Churches and mosques are adopting new measures to conduct weekly religious ceremonies so as to prevent the spread of the novel coronavirus among worshippers.
Some religious institutions have decided to close their doors and broadcast services over the internet, while others are conducting services for small groups only.
The Catholic Archdiocese of Tokyo has suspended Sunday public masses through the rest of March, deciding instead to livestream them.
"It is an unusual measure, but we made the decision to prevent the spread of the coronavirus," said an official.
(Worshippers attend Friday prayers in small groups at a mosque in Tokyo's Toshima Ward on March 13, 2020.)
The decision was made as many of its parishioners are of advanced age and thus considered some of the most vulnerable to the pneumonia-causing coronavirus, which originated in China.
It also decided that it would have been hard to limit the size of congregations, as tourists also attend mass.
"Let us pray for the coronavirus to stop spreading," said a priest, as Sunday mass at Sekiguchi Church in Tokyo's Bunkyo Ward livestreamed on Youtube, with only nuns in attendance.
"Amen," parishioners typed in individual responses, instead of intoning as a group as usual.
"I was surprised because cancelling mass is unprecedented, but I am thankful that I can participate in this fashion," said Kuniko Yoshioka, 60, who watched it on her computer at home.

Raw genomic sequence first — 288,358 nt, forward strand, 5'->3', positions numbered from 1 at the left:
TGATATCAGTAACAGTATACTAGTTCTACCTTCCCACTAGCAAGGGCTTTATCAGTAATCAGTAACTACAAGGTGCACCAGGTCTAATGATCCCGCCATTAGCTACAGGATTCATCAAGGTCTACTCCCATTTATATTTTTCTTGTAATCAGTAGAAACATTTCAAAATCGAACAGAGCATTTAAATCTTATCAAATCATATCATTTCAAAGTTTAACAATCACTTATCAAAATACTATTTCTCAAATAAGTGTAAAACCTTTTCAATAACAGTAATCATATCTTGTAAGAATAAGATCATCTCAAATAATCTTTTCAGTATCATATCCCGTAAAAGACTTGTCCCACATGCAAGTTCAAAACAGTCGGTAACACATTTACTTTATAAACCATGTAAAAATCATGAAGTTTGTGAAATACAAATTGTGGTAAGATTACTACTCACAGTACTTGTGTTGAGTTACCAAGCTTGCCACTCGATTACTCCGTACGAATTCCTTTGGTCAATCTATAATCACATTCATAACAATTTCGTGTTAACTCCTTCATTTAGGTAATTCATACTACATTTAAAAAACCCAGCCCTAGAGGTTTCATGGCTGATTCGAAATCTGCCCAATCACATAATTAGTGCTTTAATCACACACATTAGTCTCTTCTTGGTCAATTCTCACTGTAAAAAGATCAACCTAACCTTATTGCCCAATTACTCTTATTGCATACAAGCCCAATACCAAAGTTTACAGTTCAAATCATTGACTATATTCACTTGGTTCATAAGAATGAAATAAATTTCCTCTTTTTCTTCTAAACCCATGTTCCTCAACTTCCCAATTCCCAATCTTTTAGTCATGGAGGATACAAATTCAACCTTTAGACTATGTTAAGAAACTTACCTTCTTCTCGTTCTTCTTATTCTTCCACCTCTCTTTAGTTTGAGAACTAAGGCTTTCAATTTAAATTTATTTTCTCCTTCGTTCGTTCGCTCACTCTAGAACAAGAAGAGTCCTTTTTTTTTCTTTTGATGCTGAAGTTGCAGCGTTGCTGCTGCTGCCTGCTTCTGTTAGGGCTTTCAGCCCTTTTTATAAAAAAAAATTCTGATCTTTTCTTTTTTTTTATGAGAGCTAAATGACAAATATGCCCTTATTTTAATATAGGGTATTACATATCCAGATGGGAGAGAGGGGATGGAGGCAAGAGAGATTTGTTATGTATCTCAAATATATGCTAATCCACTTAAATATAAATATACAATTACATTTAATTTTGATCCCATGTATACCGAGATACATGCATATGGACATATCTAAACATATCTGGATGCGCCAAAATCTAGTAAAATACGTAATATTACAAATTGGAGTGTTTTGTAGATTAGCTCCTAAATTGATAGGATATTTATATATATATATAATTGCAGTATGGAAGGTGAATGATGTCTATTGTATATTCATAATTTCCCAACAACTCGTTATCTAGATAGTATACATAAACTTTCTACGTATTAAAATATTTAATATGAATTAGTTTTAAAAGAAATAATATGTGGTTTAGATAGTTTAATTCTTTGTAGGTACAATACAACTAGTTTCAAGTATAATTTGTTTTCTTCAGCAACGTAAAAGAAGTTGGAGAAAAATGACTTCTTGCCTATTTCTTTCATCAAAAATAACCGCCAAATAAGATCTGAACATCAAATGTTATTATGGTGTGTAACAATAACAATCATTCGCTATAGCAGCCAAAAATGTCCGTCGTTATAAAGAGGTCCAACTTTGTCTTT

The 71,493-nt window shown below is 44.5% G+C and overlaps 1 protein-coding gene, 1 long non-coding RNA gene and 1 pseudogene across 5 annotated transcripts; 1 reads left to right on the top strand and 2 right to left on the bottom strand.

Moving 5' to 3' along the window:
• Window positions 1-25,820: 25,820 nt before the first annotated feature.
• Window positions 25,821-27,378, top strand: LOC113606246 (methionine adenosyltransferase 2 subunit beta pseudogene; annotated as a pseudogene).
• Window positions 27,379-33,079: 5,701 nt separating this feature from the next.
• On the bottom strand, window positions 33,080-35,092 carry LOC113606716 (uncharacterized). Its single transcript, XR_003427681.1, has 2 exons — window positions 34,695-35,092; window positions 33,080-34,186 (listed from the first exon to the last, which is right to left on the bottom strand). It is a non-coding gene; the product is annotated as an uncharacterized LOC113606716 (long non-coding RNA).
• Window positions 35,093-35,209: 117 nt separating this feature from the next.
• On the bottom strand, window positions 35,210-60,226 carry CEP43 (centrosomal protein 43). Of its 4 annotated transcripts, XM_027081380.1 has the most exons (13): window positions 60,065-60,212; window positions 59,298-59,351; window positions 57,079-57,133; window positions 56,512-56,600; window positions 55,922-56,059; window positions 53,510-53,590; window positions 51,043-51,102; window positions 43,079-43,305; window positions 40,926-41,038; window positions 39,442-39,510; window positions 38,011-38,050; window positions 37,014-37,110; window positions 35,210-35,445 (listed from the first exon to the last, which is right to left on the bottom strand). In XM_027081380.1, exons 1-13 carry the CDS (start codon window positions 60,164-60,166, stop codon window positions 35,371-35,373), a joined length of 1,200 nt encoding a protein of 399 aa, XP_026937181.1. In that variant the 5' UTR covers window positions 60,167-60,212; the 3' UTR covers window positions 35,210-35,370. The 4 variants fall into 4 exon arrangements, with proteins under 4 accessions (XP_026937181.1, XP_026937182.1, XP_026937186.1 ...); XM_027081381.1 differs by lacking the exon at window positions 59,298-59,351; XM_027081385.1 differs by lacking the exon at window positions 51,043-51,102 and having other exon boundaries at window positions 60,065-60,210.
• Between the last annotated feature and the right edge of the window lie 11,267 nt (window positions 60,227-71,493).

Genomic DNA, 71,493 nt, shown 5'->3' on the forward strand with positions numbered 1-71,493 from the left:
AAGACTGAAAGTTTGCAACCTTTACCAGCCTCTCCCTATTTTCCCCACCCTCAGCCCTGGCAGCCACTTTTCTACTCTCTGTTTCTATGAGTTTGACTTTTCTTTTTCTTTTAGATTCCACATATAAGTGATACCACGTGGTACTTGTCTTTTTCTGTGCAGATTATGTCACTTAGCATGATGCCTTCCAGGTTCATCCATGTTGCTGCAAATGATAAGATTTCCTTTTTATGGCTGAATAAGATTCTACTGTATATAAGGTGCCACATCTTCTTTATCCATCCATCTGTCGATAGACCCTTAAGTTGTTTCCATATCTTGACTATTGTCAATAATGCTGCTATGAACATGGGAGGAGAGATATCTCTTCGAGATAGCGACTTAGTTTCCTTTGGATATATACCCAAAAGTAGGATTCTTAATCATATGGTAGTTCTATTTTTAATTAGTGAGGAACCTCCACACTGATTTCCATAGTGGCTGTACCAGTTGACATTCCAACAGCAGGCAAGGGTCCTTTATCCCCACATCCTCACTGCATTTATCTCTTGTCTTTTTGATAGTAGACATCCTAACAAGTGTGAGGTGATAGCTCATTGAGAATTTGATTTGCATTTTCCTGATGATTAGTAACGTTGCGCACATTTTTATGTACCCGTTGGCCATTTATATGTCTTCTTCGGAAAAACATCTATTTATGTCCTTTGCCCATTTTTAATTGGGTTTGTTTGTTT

Muslim religious institutions are taking similar precautions to prevent large gatherings of worshippers.
The Japan Muslim Association said all public Friday prayer services at a mosque in Tokyo's Shinagawa Ward would be cancelled, and has not decided when they will resume.
At Otsuka Mosque in the capital's Toshima Ward last Friday, worship continued but in small groups with attendees wearing masks.
Usually around 300 people attend Friday prayers, but the mosque decided to hold multiple services to reduce numbers gathering at one time from Feb. 28. Last Friday, prayers were held in groups of around 50 people.
Announcements were made before the prayers calling for the faithful to greet each other with elbow bumps instead of hugging or shaking hands.
"I suspect few people oppose infectious disease control measures, since we are used to washing our hands and feet to purify our bodies before prayers," said Haroon Qureshi, the mosque's secretary general.